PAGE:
Tidal Energy Today has compiled the top news from tidal and wave energy industry from July 24 – 30, 2017.
Queen’s University Belfast has secured over €9.3 million to create a ‘virtual center of competence’ that will support cross-border research into wave and tidal energy in UK and Ireland. The research will focus on the use of tidal power at Strangford Lough and the North Antrim Coast in Northern Ireland, ocean energy sites in Western Scotland, as well as the potential for wave and tidal power generation in Donegal in Ireland.
Black Rock Tidal Power (BRTP), a Schottel Hydro company, has pushed back the deployment of its Triton tidal energy platform in the Bay of Fundy for another year.The decision to hold up the installation of semi-submersible Triton platform comes amid the comprehensive design review of the platform which is expected to be completed by the end of this summer.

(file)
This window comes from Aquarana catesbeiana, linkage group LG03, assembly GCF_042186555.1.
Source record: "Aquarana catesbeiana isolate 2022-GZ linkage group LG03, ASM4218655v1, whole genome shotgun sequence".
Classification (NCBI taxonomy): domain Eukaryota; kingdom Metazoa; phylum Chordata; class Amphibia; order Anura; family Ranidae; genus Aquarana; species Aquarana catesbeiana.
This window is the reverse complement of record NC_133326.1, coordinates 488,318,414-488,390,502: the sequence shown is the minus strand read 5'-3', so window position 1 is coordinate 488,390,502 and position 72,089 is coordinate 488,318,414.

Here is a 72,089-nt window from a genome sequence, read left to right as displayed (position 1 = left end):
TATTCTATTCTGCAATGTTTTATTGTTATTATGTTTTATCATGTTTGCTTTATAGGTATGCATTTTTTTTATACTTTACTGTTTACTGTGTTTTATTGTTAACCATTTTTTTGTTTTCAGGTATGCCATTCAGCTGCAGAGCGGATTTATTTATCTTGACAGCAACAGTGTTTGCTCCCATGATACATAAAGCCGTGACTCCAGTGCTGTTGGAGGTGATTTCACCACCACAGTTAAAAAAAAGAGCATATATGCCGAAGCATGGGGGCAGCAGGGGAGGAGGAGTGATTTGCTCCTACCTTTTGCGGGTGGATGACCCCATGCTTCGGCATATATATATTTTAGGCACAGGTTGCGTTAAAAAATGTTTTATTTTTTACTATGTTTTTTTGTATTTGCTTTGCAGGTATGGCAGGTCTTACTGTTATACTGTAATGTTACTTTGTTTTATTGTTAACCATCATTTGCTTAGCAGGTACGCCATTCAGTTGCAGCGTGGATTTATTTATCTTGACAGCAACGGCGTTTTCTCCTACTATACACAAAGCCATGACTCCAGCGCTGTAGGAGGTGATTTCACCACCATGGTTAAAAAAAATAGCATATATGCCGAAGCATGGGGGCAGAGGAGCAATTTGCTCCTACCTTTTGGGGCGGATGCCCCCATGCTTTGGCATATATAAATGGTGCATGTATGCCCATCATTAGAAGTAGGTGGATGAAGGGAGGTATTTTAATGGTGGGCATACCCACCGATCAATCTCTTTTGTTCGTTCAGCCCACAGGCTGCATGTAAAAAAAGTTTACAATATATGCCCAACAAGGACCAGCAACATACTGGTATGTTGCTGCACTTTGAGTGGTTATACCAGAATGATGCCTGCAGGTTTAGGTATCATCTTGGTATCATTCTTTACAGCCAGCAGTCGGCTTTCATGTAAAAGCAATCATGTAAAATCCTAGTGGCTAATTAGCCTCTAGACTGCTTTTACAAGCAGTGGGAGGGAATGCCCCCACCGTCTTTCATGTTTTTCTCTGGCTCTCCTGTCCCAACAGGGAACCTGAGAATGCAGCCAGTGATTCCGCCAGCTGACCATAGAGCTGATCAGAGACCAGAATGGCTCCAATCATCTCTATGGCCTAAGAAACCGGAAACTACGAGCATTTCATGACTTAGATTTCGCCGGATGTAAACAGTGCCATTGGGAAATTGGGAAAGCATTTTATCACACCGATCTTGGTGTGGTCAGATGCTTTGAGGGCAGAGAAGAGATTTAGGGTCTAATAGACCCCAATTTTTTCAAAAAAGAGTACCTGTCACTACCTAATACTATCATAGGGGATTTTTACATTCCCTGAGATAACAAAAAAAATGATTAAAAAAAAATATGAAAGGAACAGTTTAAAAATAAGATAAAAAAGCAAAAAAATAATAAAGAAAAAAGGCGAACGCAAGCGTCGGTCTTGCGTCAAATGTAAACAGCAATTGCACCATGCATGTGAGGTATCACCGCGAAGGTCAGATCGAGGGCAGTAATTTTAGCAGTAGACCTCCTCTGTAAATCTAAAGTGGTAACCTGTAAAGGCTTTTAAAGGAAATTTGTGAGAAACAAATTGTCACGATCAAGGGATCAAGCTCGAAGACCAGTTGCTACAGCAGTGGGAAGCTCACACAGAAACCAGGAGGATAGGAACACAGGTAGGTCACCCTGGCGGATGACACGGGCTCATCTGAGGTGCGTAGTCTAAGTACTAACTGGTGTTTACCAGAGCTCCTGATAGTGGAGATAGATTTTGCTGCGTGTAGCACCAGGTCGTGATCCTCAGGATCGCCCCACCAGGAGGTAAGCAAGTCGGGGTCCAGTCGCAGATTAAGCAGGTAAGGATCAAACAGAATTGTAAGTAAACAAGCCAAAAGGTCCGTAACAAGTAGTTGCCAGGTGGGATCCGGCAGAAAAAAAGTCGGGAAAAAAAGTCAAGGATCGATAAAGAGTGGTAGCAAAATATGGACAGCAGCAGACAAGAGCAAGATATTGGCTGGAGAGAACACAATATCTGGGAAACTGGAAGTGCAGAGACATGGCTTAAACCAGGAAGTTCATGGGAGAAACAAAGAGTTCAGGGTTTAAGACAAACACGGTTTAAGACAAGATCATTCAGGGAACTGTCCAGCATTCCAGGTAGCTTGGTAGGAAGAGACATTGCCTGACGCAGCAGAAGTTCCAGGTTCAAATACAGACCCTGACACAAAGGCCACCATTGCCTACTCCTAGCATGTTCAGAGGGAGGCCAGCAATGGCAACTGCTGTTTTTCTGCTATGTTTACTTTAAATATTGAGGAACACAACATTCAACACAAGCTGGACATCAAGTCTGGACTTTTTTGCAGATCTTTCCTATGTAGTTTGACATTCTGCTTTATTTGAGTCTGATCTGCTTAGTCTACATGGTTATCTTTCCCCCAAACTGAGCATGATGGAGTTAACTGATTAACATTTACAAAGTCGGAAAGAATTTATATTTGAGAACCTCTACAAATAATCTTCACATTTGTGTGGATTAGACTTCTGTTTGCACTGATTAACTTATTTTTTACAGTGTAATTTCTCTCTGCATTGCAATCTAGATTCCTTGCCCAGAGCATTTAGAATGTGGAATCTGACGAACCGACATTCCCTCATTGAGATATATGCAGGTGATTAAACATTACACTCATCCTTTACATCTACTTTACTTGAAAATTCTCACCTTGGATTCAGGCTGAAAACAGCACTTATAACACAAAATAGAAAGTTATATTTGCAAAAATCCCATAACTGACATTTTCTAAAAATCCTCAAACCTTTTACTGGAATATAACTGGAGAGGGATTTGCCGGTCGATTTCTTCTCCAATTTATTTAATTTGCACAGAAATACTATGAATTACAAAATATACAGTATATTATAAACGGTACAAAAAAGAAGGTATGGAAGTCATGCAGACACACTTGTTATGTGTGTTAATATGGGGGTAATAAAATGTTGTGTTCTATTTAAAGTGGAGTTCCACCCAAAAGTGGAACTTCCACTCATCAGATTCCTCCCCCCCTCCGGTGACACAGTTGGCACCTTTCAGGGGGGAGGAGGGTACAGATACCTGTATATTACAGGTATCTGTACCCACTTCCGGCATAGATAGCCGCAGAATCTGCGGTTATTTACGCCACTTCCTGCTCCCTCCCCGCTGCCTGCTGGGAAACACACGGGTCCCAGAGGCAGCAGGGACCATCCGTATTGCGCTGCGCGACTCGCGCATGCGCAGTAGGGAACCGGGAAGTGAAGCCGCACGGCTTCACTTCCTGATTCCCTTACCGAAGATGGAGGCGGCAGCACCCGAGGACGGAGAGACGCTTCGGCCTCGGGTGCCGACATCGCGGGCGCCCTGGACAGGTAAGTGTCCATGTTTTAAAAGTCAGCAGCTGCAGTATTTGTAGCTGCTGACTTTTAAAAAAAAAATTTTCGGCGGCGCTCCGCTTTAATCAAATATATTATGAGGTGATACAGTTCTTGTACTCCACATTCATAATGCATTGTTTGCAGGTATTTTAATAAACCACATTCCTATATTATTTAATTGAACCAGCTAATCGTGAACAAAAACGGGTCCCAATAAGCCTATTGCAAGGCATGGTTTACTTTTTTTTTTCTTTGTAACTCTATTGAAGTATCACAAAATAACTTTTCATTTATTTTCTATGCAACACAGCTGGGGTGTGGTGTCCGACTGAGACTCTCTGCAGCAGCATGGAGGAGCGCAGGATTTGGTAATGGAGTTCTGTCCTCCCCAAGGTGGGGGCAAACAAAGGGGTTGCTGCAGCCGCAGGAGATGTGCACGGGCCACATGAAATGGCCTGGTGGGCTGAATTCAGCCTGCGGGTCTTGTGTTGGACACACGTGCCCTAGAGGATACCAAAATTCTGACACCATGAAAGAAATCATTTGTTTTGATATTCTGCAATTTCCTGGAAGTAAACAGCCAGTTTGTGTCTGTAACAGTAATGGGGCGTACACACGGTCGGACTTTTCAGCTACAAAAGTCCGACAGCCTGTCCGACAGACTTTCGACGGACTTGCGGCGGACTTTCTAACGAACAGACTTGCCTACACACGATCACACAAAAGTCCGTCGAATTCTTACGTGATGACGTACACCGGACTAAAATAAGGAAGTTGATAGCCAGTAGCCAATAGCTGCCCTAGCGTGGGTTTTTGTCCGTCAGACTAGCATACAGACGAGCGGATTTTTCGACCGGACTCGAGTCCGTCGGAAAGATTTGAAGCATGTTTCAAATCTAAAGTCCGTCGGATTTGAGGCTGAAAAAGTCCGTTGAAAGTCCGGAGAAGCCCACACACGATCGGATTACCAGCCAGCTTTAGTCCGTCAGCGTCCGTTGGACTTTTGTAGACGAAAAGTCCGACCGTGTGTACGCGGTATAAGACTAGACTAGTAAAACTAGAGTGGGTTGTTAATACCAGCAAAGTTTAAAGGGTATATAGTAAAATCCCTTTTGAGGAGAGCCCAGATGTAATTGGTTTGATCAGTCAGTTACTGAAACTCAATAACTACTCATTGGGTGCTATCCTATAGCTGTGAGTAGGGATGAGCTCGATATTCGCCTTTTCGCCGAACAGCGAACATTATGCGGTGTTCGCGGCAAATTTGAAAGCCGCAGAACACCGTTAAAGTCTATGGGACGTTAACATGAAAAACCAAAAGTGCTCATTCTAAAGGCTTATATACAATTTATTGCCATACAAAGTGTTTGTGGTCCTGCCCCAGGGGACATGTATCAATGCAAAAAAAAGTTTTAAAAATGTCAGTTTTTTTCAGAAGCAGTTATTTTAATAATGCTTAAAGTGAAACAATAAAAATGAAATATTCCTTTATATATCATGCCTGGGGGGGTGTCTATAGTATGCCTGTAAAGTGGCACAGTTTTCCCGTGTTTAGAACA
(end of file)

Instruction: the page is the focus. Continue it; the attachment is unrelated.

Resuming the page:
The Edinburgh-based tidal energy developer Atlantis Resources has closed the fully subscribed ocean energy bond offer raising the target amount of £5 million less than one month after its launch. The proceedings are expected to be used for the growth of the business, to repay some more expensive debt, and to provide general working capital for the company.
IHI Corporation and New Energy and Industrial Technology Development Organization (NEDO) have built a 100kW tidal device that will be deployed for real-sea trials next month to verify its power generation and control system. The testing site is located 5 km off the coast of Kuchinoshima island, in Japan’s Kagoshima Prefecture.
Belgian authorities have issued an approval to German wave energy developer NEMOS to construct the full-scale wave energy plant off Ostend in the North Sea. The approval covers the construction of the shaft power station with its tower structure, as well as the license for the planned research activities over three years.
Tidal Energy Today